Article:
Today, we're always being told that video games are social. It's only recently that I've been able to take enough of a step back to realise that this is weapons-grade nonsense.
Social gaming isn't a "share" button, achievements or single shard servers. Social gaming is getting home and not being able to have sex because your partner wasn't kidding about you invading Kamchatka. Social gaming is an entire match coming down to you looking your best friend in the eye and deciding if you can trust him.
And as a fundamentally social hobby, it makes sense that co-op board games are popular. Disease-battler Pandemic gets a lot of love, and, as an aside, if you play it and feel brave, you should totally move up to either Ghost Stories or Space Alert.
But I think there's something even more social than co-op games. I'm talking about team games. I'm talking about working together with your friends but against another tribe of competitive humans. It's the most fun you can have with your clothes on. If you were seeking to take your clothes off, or will stop at nothing for the most social experience imaginable, I'll just direct you to Tease: The Liberating Game for Couples & Groups.
Where was I? Right, yes. My favourite five team board games!
Memoir '44: Operation Overlord
I should save the best for last, but I'm too big a show-off.
Memoir '44 is an incredible WWII strategy game for just two players. An agonisingly tense duel over a narrow strip of land, where the orders you can issue — and the game's intimidation factor — is limited by the cards in your hand. Move 2 Units On The Right Flank or Infantry Assault?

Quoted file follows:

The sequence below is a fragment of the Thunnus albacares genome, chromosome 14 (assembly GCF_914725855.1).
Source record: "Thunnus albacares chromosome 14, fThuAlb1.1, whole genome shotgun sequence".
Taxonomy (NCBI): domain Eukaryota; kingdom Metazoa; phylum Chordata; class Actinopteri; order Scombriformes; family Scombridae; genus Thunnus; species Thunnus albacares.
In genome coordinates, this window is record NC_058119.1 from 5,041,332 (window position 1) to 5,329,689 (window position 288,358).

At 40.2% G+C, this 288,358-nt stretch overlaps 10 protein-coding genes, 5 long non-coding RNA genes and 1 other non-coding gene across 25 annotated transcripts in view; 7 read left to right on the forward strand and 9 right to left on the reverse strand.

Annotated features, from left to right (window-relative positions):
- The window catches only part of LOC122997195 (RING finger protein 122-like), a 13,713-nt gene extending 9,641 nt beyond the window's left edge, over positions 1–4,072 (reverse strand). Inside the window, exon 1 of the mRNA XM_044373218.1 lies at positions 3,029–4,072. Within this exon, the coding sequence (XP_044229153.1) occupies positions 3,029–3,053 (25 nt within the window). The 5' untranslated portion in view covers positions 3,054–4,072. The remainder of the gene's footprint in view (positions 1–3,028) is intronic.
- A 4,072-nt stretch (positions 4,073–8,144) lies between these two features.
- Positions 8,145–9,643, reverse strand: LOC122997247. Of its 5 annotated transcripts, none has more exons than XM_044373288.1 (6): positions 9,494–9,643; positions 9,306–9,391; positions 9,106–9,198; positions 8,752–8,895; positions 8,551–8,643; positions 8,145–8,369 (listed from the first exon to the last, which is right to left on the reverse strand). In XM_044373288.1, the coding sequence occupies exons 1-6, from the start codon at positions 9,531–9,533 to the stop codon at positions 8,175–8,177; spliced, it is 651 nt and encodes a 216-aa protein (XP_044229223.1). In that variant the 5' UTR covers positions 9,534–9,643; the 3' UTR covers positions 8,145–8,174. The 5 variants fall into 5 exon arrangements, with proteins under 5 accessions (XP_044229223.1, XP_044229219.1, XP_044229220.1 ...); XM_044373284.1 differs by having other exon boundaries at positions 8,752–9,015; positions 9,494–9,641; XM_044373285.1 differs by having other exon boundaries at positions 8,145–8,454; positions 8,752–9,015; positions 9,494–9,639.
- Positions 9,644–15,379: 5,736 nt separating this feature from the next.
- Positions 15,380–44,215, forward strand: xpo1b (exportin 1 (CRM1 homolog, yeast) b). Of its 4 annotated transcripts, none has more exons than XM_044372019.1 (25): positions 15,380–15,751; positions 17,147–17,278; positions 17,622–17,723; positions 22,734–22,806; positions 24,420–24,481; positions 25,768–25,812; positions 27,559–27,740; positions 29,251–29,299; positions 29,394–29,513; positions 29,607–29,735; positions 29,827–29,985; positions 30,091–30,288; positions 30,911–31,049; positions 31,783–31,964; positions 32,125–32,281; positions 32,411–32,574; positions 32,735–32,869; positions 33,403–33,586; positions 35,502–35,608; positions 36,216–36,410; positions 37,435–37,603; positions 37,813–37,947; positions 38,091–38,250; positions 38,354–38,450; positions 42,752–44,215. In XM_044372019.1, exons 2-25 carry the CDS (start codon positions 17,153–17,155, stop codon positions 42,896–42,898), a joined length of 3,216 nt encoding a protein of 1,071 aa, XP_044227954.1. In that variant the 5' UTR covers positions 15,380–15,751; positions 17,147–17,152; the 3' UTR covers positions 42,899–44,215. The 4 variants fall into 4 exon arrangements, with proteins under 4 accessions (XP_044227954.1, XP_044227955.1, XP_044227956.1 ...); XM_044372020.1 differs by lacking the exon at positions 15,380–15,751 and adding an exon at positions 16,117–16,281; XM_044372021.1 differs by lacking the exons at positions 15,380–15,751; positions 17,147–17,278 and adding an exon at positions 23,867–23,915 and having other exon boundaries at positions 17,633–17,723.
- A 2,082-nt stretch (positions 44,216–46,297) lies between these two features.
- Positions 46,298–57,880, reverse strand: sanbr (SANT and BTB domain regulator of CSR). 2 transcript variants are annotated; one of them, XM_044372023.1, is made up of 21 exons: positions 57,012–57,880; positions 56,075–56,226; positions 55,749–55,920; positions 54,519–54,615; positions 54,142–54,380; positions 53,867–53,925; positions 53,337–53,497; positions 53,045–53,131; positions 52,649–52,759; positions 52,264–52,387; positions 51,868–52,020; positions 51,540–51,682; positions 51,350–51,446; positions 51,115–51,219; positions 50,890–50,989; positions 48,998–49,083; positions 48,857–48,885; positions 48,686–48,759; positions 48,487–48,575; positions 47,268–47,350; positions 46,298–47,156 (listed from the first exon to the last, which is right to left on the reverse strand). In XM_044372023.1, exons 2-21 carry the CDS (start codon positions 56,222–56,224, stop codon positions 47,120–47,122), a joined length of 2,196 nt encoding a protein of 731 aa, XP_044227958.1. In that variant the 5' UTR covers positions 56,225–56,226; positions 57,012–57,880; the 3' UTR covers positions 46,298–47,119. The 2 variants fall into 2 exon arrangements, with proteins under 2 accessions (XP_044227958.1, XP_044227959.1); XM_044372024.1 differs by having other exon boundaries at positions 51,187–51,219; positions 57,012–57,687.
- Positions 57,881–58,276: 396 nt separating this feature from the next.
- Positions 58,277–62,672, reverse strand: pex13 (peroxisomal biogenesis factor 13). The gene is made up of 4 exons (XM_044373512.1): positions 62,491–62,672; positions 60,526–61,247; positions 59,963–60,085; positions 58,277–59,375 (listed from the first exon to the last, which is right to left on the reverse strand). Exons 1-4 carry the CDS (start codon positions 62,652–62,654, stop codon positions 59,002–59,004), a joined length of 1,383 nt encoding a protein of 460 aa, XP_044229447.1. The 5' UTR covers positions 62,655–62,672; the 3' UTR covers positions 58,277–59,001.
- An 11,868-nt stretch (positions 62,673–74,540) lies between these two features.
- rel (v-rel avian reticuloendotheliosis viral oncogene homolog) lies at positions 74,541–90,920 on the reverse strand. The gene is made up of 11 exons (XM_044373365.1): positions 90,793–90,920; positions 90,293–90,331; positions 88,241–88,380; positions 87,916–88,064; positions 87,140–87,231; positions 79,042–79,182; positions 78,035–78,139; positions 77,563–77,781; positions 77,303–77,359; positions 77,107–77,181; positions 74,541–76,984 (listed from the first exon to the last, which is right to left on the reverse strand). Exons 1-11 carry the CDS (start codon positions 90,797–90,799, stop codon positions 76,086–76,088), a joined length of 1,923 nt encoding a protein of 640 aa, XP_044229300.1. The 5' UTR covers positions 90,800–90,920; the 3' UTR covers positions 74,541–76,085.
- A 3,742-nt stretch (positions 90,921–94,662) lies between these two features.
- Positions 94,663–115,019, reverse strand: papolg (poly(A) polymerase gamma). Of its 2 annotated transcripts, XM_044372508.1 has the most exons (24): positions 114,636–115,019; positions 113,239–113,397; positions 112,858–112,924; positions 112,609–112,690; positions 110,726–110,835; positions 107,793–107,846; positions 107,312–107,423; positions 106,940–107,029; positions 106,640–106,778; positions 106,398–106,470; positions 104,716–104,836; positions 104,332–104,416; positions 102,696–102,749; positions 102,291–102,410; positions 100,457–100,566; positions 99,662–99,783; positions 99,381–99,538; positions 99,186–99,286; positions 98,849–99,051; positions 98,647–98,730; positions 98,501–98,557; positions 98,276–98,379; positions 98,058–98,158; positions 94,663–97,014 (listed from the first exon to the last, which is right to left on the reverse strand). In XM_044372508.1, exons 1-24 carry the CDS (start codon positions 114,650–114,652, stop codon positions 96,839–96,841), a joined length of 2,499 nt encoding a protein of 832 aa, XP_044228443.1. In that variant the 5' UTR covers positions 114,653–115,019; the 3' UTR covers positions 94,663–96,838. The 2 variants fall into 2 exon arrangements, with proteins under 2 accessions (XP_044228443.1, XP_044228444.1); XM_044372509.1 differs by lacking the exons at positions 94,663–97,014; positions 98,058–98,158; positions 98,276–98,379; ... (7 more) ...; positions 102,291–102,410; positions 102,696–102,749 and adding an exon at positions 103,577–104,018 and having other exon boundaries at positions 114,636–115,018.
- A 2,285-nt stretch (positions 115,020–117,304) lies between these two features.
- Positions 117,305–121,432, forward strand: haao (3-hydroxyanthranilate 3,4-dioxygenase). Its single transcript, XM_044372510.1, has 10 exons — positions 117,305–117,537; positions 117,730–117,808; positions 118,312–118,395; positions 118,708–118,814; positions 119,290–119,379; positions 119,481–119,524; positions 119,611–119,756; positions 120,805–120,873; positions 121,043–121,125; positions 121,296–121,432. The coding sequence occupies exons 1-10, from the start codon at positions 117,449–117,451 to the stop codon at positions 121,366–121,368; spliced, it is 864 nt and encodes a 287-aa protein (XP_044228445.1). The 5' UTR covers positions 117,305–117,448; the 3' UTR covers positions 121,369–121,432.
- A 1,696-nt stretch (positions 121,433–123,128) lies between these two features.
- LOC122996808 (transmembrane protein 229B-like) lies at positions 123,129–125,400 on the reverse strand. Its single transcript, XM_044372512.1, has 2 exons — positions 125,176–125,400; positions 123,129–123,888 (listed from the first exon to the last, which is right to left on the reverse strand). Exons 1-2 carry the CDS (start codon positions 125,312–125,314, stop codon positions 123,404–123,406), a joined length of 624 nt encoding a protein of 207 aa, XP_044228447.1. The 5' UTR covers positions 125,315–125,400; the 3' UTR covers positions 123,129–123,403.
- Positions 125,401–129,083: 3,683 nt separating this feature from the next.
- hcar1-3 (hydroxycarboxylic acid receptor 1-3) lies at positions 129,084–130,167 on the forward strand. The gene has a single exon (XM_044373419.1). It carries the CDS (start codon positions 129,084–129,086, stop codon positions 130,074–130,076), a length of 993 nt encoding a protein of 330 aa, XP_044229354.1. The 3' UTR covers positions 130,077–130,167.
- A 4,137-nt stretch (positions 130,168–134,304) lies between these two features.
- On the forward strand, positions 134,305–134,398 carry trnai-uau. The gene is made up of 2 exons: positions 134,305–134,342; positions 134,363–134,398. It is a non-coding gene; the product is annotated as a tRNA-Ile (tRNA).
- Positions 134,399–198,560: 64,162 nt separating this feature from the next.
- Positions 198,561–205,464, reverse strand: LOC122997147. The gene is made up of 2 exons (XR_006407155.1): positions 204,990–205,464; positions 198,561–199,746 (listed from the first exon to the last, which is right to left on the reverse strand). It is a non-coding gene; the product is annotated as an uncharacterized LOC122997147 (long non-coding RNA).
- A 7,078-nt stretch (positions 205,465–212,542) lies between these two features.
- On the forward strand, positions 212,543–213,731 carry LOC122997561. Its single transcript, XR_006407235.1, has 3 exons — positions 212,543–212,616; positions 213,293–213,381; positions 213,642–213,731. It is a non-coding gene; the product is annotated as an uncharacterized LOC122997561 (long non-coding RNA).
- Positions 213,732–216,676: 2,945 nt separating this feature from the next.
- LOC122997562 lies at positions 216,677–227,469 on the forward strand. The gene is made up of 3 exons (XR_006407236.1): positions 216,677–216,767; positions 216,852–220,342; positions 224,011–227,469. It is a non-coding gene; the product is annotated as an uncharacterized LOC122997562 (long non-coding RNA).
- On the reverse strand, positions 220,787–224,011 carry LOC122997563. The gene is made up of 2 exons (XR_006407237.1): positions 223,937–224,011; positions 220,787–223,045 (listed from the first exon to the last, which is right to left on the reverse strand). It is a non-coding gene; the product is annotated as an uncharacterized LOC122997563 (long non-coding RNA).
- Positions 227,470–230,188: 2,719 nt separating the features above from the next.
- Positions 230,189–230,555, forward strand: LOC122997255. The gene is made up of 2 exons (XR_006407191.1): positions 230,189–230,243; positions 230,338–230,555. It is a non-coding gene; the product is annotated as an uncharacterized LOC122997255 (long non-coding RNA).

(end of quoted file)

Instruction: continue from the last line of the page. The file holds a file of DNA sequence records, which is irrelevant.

It looks like this:
Memoir '44: Operation Overlord looks like this:
Overlord takes three such games of Memoir and bolts them side by side in one grand battle, where each general is only dimly aware of stuff happening in their peripheral vision. It's impossibly epic, but it gets better.
The full extent of what's happening is overseen by the fourth player on each team, the Commander-In-Chief. This guy's responsible for handing out Memoir '44's signature order cards to each of his generals, but can only speak to one of them every turn. In other words, here's a game where you neglect to talk to your right flank because you're sure he's got it under control, only for an ambush that player had to watch creep up for three turns to suddenly strike.
The entire game's as epic, entertaining but accessible as Memoir '44 itself. A full, six hour game of Overlord might be my favourite board gaming memory in the last two years. Get it bought, get it played.